Cash Poor Brits are saving hundreds of pounds a year by growing green and munching on home-produced fruit and veg.
As many as a third of all households could be raising their own crops in the next few years, according to new research from DIY chain B&Q.
Their survey showed that most will save at least £200, some up to £1,000, just by growing their own.
The Reynolds family are among millions adopting the Good Life - just like Tom and Barbara in the 1970s sitcom.
Families who want to cut gas and electricity bills but can't afford technology like solar panels and insulation have been offered a helping hand.
The Environment Minister, has unveiled plans for "green loans" - which mean home-owners can borrow up to £10,000 to make their homes warmer and cheaper to run now, and pay it back from the savings on bills in the future.More Info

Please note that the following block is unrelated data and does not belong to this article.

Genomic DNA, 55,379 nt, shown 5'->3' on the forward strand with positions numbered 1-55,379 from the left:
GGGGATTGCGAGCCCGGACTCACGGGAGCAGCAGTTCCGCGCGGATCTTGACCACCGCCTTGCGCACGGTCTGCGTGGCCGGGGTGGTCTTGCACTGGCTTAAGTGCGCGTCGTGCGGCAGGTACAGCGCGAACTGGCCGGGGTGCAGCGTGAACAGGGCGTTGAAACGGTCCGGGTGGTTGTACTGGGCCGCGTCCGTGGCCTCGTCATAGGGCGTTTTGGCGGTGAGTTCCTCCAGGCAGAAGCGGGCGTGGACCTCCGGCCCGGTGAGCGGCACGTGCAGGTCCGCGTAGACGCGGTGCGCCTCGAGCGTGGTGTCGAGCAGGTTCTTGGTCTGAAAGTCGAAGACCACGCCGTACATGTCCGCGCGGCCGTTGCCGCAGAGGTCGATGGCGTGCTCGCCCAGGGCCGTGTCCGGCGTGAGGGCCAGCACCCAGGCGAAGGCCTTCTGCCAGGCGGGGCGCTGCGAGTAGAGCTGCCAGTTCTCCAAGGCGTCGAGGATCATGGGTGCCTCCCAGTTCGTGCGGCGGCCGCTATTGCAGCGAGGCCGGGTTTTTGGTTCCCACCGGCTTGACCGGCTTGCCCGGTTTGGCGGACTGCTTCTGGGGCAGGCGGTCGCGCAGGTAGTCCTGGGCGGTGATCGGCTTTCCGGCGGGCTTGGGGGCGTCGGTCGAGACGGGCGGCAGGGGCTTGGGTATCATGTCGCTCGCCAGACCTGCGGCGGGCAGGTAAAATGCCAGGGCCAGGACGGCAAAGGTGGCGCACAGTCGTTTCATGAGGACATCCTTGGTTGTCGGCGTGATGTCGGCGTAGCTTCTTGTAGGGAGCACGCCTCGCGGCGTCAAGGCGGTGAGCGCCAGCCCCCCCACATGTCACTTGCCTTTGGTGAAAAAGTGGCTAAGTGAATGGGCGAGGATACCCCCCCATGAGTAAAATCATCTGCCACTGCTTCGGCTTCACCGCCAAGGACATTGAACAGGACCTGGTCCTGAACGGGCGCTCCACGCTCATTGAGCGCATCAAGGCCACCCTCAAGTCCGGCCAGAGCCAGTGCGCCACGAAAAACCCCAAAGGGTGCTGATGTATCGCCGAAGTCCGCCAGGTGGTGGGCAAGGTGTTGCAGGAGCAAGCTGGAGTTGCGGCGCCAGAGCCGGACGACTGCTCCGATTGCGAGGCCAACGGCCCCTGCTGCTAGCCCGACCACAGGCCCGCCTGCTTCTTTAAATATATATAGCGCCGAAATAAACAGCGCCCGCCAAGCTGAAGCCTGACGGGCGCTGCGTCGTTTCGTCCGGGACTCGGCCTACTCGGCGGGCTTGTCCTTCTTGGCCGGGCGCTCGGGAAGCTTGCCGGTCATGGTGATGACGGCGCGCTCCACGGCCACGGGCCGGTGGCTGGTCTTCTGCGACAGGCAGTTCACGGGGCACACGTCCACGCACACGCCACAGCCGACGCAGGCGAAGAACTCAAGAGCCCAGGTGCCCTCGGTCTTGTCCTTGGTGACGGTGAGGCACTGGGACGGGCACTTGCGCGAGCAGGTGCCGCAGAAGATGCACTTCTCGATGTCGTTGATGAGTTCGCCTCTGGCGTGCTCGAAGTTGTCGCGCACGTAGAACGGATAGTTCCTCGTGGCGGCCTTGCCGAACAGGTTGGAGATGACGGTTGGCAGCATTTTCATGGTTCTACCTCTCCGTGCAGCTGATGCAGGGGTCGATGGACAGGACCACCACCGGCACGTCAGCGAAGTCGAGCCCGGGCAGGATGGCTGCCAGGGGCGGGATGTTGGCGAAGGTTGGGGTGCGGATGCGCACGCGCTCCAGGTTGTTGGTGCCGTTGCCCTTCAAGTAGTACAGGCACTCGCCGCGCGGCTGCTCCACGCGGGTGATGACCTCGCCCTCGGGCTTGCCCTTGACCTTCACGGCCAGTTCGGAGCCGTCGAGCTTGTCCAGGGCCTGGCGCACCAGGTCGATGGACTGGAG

To show how easy it is, we've totted up the Reynolds' savings - comparing what it costs them to grow each item with what it costs to buy in the supermarket. There's huge differences, with carrots a tenth of the price, lettuces just a penny each and sweetcorn, tubs of strawberries and courgettes just a few pence.
Over the year, a family like them will save £500 a year and also do their bit for the environment. "For several months we are self sufficient in vegetables," said mum of two Lucy Smith.
They are quids in during the summer when the veg are in season and what they don't eat then is frozen to enjoy in the winter months.
Martin Hames of B&Q said: "Even more people will get gardening this summer. There is nothing quite like enjoying food that you have grown yourself. "Whether it's a garden, an allotment, a city centre balcony or even a windowsill, this is something everyone can do."
And new laws are being drawn up to make sure that when families move house they leave any outstanding debt behind. The new owners who benefit from the improvements will take on the loan when they move in.
The plan announced today is a critical part of the Government's proposed "green makeover" for the UK. At the moment, the UK's housing stock accounts for a quarter of our greenhouse emissions.More Info